Life Insurance Contestability Period: What to Do if the Insurer Contested Your Claim Under the Two-Year Clause?

Typically, life insurance companies pay out the policy proceeds as soon as the policyholder dies and the beneficiaries file a claim. However, if the death occurs within the first two years since the policy issue date – also known as the contestability period – the insurer is entitled to review the application answers for any misrepresentation. If they find significant inaccuracies, they can dispute the claim. 

However, not all claim denial reasons are ironclad. Even if the insured did get some facts wrong, there might still be a chance to collect the death benefits. If you find yourself in a similar situation, do not hesitate to seek legal advice. A free consultation will always be available at our law firm. Call us at (888) 510-2212 to speak with one of our life insurance attorneys.

If you want to learn more about the contestability period, we will explain in this guide what it is and what your legal options are if the insurance company denied your claim after investigating the application form.

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What Is the Life Insurance Contestability Period?

The contestability period is a period of two years from the date the policy was issued during which the insurer is allowed to review the application answers to make sure no material misrepresentation was made. The insurance company usually checks the decedent’s medical, employment, and criminal records to see if the insured made a mistake or even intentionally withheld vital information related to their lifestyle or health that could have had an impact on the company’s decision to provide coverage. 

The misrepresentation does not have to be related to the cause of death for it to be deemed a valid reason for a denied life insurance claim. For example, if the insured did not disclose his alcohol addiction and treatment on the application but died from cancer within the first two years, the insurance company can still deny the claim for material misrepresentation. Read more about life insurance payout for cancer-related deaths

The purpose of the contestability period is to protect life insurance companies against individuals who are committing fraud in an attempt to be perceived as less of a risk and receive life insurance or benefit from a lower premium rate.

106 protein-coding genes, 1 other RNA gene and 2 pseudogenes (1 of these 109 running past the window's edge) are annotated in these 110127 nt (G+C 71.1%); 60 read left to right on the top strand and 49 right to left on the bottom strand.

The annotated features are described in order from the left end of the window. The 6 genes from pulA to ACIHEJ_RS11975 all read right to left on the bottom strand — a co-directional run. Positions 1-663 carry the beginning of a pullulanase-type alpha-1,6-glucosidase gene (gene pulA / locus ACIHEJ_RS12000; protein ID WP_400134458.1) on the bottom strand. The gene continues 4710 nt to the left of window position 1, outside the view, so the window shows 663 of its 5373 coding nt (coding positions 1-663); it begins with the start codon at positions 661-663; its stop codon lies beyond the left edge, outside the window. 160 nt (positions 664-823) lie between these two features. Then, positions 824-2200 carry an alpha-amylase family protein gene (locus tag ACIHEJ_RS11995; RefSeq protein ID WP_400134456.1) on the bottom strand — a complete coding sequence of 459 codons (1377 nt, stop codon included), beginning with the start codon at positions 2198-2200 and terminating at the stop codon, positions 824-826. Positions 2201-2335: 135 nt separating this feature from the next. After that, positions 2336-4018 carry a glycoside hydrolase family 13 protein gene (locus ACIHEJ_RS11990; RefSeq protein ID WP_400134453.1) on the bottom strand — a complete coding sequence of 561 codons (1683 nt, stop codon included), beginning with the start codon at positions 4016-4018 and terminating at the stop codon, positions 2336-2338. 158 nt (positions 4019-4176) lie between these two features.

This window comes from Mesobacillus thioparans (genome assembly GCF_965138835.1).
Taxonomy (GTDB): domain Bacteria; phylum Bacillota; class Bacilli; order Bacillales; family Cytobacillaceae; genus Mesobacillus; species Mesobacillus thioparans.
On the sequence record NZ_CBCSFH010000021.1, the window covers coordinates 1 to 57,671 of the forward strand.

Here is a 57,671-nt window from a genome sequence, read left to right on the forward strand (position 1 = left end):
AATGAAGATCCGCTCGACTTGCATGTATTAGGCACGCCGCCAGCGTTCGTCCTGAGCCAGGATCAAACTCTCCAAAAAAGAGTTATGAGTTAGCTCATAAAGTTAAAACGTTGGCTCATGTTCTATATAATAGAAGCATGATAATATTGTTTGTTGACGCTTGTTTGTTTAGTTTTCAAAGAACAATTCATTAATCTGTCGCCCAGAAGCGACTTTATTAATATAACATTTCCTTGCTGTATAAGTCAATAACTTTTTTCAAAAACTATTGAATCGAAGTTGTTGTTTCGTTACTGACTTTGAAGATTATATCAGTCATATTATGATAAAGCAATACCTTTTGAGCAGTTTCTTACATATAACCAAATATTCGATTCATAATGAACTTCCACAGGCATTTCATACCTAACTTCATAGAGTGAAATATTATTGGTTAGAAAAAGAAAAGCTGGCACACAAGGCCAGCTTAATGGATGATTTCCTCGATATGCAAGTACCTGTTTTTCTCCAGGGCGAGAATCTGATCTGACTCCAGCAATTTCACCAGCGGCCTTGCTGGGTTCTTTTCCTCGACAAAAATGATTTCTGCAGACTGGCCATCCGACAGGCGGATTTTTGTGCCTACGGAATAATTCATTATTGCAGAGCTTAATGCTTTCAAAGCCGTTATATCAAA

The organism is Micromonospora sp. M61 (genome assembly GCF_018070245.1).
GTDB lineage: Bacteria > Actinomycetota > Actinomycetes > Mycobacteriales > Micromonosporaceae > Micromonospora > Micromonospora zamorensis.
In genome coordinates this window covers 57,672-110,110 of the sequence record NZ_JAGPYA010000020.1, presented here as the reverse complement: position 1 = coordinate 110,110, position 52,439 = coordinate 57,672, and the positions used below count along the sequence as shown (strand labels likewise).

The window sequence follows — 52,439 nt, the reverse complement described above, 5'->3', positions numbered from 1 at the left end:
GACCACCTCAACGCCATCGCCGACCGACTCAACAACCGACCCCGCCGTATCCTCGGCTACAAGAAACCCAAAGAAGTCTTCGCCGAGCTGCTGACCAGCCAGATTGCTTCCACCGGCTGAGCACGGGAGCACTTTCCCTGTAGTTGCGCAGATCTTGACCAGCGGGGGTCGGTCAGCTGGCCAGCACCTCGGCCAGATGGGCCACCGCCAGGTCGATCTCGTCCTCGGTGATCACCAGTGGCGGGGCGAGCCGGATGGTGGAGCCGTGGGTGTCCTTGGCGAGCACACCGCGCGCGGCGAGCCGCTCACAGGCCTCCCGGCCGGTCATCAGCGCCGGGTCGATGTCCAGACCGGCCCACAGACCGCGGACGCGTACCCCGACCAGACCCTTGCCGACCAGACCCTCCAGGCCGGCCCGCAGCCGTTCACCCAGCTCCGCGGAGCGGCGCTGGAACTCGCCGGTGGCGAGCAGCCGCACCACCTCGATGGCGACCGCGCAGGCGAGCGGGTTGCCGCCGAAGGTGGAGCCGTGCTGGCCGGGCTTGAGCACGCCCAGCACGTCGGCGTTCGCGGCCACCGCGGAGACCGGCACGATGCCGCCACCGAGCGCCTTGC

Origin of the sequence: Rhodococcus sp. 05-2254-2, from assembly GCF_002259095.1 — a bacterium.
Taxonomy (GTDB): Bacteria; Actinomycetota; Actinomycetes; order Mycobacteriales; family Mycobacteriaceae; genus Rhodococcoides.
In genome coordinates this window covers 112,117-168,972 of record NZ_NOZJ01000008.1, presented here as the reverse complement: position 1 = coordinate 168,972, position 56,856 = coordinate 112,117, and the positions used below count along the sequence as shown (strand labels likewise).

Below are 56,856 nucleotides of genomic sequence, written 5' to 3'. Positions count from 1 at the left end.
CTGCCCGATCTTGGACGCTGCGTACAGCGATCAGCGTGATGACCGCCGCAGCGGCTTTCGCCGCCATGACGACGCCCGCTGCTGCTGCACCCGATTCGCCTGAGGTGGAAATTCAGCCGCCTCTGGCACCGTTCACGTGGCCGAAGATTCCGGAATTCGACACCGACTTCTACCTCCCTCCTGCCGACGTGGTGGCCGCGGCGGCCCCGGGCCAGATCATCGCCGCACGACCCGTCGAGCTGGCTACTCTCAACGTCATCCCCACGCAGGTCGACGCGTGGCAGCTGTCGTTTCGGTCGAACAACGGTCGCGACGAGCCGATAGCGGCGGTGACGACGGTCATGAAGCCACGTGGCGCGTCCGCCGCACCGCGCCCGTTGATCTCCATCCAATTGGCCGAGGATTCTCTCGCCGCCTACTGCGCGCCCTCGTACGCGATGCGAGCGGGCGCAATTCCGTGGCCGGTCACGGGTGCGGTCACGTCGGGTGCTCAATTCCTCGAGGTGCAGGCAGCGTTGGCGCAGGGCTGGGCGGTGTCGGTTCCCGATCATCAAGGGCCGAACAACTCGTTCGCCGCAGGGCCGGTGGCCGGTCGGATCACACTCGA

What Happens if the Insurer Discovers Material Misrepresentation?

If no material misrepresentation was made, the insurer will pay out the death benefits in a timely manner. Read about what it means in our article on how long it takes for life insurance to pay out

On the other hand, if after the investigation is complete, the insurance company discovers material misrepresentation on the application, it has several courses of action which depend on the amount of the death benefit and the gravity of the misrepresentation:

  • If the misrepresentation would have led to a higher premium, they will pay the proceeds minus the additional premiums it would have charged had it known the new information. The insurance company will choose this approach if the misstatement is something minor such as an undisclosed check-up. 
  • If the insured purposefully omitted critical information that would have ended with a denial of coverage, the insurer would deny the life insurance claim and return to the beneficiaries the premiums that the insured had paid for the policy. One such misrepresentation would be not disclosing a chronic illness, criminal record, or diagnostic tests that revealed a serious illness. 

To be able to take any of these courses of action, some states require the insurance company to prove that the insured provided inaccurate information with the intent to mislead the company and benefit from it. In other states, however, that is not needed. Instead, the insurer is entitled to deny a life insurance claim if it can prove that the misrepresentation was material.